* A separate sale of personal goodwill can avoid negative tax consequences,
* Personal goodwill should be distinguished from business goodwill when planning the sale of a closely held business,
* Learn how to establish the existence of personal goodwill and its separate transfer when selling a business.
Selling a business can require some of the most important tax planning an owner may ever need. That is particularly the case where a business has operated as a closely held C corporation and the proposed structure of the deal is an asset sale. In this situation, the owner can often significantly reduce his or her tax liability on the sale of the business by selling his or her personal goodwill associated with the business separately from the business's assets. However, to ensure a sale of personal goodwill is respected, an owner should take steps before or during the sale transaction to establish the existence of personal goodwill and that it has been separately transferred.
This article offers practical guidance to practitioners helping clients to take advantage of this effective tax strategy early in tax planning, by explaining the importance of identifying the goodwill associated with the business, determining its ownership and value, and negotiating its sale and transfer. Through reviewing court decisions, this article also helps practitioners avoid potential planning pitfalls.
A taxable sale of assets by a C corporation, an S corporation with earnings and profits, or an S corporation subject to the built-in gains tax (each a "target corporation"), followed by a liquidation or distribution of the sale proceeds to shareholders, normally results in a double tax at the corporate and shareholder levels.
While double taxation can be avoided if the transaction is structured as a stock deal, with the shareholders selling their stock in the target corporation, a purchaser may prefer an asset deal for at least three reasons, including:
In an asset deal, the purchaser gets a stepped-up, fair market value basis in the acquired assets equal to the price paid and any liabilities assumed (the purchase price), and will therefore get higher depreciation and amortization deductions than the target corporation was enjoying.
Unlike in a stock deal, which takes the target corporation with all its liabilities, known or unknown, an asset deal allows the purchaser to select which liabilities, if any, it will assume.
Similarly, an asset deal allows the purchaser to select which assets it will purchase, rather than, as in a stock deal, all of the target corporation's assets, wanted or unwanted.
Few strategies are available for avoiding the double tax cost from a taxable sale of assets. The most frequently used strategies involve payments directly to the shareholders under employment, consulting, and noncompetition agreements. While payments to the shareholders under those agreements will be taxed only once, at the shareholder level, those payments will constitute income to the shareholders taxable at ordinary income tax rates, and the employment and consulting payments will be subject to employment taxes as well.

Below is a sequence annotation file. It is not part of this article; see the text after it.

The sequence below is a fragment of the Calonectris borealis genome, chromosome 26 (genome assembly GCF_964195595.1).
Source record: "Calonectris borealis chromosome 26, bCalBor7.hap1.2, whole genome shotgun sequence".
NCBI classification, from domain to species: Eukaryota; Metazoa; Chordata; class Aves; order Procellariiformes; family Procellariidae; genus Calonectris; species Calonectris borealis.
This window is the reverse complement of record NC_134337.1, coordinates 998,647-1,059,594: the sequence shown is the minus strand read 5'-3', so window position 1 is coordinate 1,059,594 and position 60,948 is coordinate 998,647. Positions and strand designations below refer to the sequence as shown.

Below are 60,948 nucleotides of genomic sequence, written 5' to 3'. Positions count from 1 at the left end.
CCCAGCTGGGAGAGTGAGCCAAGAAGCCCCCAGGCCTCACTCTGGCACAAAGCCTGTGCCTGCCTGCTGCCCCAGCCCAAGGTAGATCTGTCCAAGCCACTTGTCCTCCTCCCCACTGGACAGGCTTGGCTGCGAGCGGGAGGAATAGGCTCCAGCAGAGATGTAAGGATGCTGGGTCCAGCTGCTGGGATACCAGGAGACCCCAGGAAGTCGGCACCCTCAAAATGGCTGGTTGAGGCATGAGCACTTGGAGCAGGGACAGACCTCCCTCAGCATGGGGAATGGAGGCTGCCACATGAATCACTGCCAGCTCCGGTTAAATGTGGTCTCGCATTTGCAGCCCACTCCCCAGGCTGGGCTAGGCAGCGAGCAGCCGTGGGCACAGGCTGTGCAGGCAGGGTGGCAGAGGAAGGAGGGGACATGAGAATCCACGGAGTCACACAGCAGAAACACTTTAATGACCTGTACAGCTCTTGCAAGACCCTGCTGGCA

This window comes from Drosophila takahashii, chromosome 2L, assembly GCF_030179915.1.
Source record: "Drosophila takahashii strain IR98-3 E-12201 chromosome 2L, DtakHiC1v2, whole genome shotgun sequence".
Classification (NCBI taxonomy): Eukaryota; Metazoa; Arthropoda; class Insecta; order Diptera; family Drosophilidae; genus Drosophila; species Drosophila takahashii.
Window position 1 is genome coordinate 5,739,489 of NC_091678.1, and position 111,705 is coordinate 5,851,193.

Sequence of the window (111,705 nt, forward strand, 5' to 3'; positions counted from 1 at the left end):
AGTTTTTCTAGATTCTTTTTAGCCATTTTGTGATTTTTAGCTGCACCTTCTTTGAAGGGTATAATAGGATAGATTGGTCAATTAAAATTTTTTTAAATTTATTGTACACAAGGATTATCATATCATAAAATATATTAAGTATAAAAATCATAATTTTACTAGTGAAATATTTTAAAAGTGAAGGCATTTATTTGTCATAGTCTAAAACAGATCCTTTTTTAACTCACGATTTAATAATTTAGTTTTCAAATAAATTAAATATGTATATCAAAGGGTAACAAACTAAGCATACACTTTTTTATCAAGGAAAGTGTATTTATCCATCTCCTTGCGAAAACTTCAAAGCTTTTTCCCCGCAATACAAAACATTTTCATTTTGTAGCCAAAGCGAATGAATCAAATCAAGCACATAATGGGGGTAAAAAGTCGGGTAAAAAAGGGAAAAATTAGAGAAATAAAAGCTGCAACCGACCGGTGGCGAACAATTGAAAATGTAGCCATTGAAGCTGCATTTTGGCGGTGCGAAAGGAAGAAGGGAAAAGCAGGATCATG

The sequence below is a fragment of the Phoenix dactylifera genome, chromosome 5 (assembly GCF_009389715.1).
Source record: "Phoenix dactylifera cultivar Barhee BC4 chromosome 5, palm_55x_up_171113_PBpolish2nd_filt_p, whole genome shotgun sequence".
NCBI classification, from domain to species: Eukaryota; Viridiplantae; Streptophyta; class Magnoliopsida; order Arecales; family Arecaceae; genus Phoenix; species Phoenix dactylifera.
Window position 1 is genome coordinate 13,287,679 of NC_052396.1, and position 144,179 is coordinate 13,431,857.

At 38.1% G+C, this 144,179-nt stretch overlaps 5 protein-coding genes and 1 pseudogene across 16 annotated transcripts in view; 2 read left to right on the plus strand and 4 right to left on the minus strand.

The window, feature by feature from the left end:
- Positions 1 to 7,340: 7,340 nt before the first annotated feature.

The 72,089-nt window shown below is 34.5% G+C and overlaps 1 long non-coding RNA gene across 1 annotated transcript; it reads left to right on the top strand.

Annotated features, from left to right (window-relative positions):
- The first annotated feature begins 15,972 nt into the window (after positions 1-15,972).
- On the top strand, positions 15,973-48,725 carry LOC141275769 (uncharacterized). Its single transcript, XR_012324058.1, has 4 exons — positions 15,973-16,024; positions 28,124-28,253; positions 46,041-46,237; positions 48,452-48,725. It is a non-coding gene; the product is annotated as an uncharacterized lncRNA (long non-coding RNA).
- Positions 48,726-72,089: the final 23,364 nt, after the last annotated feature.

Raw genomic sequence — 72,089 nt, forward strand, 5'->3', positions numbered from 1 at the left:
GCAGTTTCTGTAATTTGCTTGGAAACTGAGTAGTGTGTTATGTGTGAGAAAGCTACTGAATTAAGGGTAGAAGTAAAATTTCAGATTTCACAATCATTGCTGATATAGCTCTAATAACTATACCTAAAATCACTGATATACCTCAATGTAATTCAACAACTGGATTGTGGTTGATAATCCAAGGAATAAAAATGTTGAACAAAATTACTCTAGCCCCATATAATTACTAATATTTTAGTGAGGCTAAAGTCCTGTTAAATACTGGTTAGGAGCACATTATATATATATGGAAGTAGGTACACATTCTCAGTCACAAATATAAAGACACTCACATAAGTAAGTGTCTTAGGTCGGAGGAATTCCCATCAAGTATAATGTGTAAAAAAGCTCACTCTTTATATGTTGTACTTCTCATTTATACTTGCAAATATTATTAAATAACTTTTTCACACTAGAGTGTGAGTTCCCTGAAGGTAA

Another strategy involves a shareholder's sale of the personal goodwill (defined below) associated with the operation of the target corporation. For the strategy to work, it must be demonstrated that goodwill in fact exists, that it is both salable and transferable to a purchaser of the target corporation, and that it is personal goodwill owned by a shareholder rather than business goodwill owned by the target corporation itself.
Summary of Tax Benefits
A shareholder's sale of personal goodwill creates significant income tax benefits for the shareholder of the target corporation. A sale of personal goodwill, if respected by the IRS, creates long-term capital gain to the shareholder, taxable at up to 23.8% (maximum capital gain rate of 20%, plus the 3.8% net investment income tax) rather than ordinary income to the target corporation, taxable at up to 35% plus an additional tax of up to 23.8% on the remaining balance of the purchase price distributed by the target corporation to the shareholder, leaving the shareholder with potentially approximately 76 cents rather than 49 cents for every dollar of value for goodwill after federal income tax.
In other words, the income tax is potentially more than two times (51% versus 23.8%) as much if the payments are made first to the target corporation rather than to the individual for a capital asset. And, if the choice is between personal goodwill and noncompetition payments to the shareholder, the difference is taxation at a federal rate of up to 23.8% for personal goodwill, versus as much as 39.6% for noncompetition payments.
Regs. Sec. 1.197-2(b)(1) defines goodwill as "the value of a trade or business attributable to the expectancy of continued customer patronage," and that "[t]his expectancy may be due to the name or reputation of a trade or business or any other factor." In Rev. Rul. 59-60, the 1RS describes goodwill thus:
In the final analysis, goodwill is based upon earning capacity. The presence of goodwill and its value, therefore, rests upon the excess of net earnings over and above a fair return on the net tangible assets. While the element of goodwill may be based primarily on earnings, such factors as the prestige and renown of the business, the ownership of a trade or brand name, and a record of successful operation over a prolonged period in a particular locality, also may furnish support for the inclusion of intangible value. The Tax Court, in Staab, (1) has stated that goodwill is an intangible asset consisting of the excess earning power of a...